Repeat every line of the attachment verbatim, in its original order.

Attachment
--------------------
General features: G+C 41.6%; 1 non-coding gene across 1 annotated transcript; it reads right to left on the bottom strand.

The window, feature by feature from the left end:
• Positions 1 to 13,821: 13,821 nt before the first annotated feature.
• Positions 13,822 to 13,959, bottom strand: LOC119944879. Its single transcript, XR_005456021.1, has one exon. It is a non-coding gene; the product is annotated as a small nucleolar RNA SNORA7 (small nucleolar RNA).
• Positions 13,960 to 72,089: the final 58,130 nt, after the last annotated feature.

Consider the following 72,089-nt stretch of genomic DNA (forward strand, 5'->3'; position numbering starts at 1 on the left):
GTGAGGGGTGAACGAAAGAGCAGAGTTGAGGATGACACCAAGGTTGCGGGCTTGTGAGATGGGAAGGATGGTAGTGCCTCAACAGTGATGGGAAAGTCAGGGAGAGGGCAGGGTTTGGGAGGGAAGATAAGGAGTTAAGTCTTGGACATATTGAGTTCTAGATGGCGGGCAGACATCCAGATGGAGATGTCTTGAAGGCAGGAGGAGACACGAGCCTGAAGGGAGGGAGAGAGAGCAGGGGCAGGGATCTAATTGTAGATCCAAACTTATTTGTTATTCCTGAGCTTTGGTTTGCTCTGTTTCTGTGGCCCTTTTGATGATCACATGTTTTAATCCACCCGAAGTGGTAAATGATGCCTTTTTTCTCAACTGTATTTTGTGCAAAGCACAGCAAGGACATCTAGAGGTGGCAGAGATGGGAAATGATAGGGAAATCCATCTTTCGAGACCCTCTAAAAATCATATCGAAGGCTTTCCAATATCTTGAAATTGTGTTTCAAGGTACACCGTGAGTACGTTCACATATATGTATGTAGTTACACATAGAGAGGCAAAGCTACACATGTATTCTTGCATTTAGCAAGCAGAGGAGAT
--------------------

General features: G+C 41.6%; 1 non-coding gene across 1 annotated transcript; it reads right to left on the bottom strand.

The window, feature by feature from the left end:
• Positions 1 to 13,821: 13,821 nt before the first annotated feature.
• Positions 13,822 to 13,959, bottom strand: LOC119944879. Its single transcript, XR_005456021.1, has one exon. It is a non-coding gene; the product is annotated as a small nucleolar RNA SNORA7 (small nucleolar RNA).
• Positions 13,960 to 72,089: the final 58,130 nt, after the last annotated feature.

Consider the following 72,089-nt stretch of genomic DNA (forward strand, 5'->3'; position numbering starts at 1 on the left):
GTGAGGGGTGAACGAAAGAGCAGAGTTGAGGATGACACCAAGGTTGCGGGCTTGTGAGATGGGAAGGATGGTAGTGCCTCAACAGTGATGGGAAAGTCAGGGAGAGGGCAGGGTTTGGGAGGGAAGATAAGGAGTTAAGTCTTGGACATATTGAGTTCTAGATGGCGGGCAGACATCCAGATGGAGATGTCTTGAAGGCAGGAGGAGACACGAGCCTGAAGGGAGGGAGAGAGAGCAGGGGCAGGGATCTAATTGTAGATCCAAACTTATTTGTTATTCCTGAGCTTTGGTTTGCTCTGTTTCTGTGGCCCTTTTGATGATCACATGTTTTAATCCACCCGAAGTGGTAAATGATGCCTTTTTTCTCAACTGTATTTTGTGCAAAGCACAGCAAGGACATCTAGAGGTGGCAGAGATGGGAAATGATAGGGAAATCCATCTTTCGAGACCCTCTAAAAATCATATCGAAGGCTTTCCAATATCTTGAAATTGTGTTTCAAGGTACACCGTGAGTACGTTCACATATATGTATGTAGTTACACATAGAGAGGCAAAGCTACACATGTATTCTTGCATTTAGCAAGCAGAGGAGAT